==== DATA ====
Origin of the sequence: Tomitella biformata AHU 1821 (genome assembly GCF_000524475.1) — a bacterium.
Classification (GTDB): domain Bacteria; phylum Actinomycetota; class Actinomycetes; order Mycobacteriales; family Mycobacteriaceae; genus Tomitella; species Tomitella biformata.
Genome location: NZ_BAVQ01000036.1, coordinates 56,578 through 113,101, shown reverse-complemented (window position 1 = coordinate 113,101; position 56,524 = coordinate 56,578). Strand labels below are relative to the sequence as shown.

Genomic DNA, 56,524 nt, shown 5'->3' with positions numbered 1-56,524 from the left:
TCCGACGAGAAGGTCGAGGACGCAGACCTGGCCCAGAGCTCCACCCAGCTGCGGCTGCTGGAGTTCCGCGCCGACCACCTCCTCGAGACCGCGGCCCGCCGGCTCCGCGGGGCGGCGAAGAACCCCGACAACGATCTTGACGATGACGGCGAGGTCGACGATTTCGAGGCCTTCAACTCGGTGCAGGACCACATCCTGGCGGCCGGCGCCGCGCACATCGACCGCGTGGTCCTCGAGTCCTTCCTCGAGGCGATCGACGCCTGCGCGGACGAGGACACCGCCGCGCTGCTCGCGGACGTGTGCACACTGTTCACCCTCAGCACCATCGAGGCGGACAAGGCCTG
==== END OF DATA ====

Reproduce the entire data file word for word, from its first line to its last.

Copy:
Origin of the sequence: Tomitella biformata AHU 1821 (genome assembly GCF_000524475.1) — a bacterium.
Classification (GTDB): domain Bacteria; phylum Actinomycetota; class Actinomycetes; order Mycobacteriales; family Mycobacteriaceae; genus Tomitella; species Tomitella biformata.
Genome location: NZ_BAVQ01000036.1, coordinates 56,578 through 113,101, shown reverse-complemented (window position 1 = coordinate 113,101; position 56,524 = coordinate 56,578). Strand labels below are relative to the sequence as shown.

Genomic DNA, 56,524 nt, shown 5'->3' with positions numbered 1-56,524 from the left:
TCCGACGAGAAGGTCGAGGACGCAGACCTGGCCCAGAGCTCCACCCAGCTGCGGCTGCTGGAGTTCCGCGCCGACCACCTCCTCGAGACCGCGGCCCGCCGGCTCCGCGGGGCGGCGAAGAACCCCGACAACGATCTTGACGATGACGGCGAGGTCGACGATTTCGAGGCCTTCAACTCGGTGCAGGACCACATCCTGGCGGCCGGCGCCGCGCACATCGACCGCGTGGTCCTCGAGTCCTTCCTCGAGGCGATCGACGCCTGCGCGGACGAGGACACCGCCGCGCTGCTCGCGGACGTGTGCACACTGTTCACCCTCAGCACCATCGAGGCGGACAAGGCCTG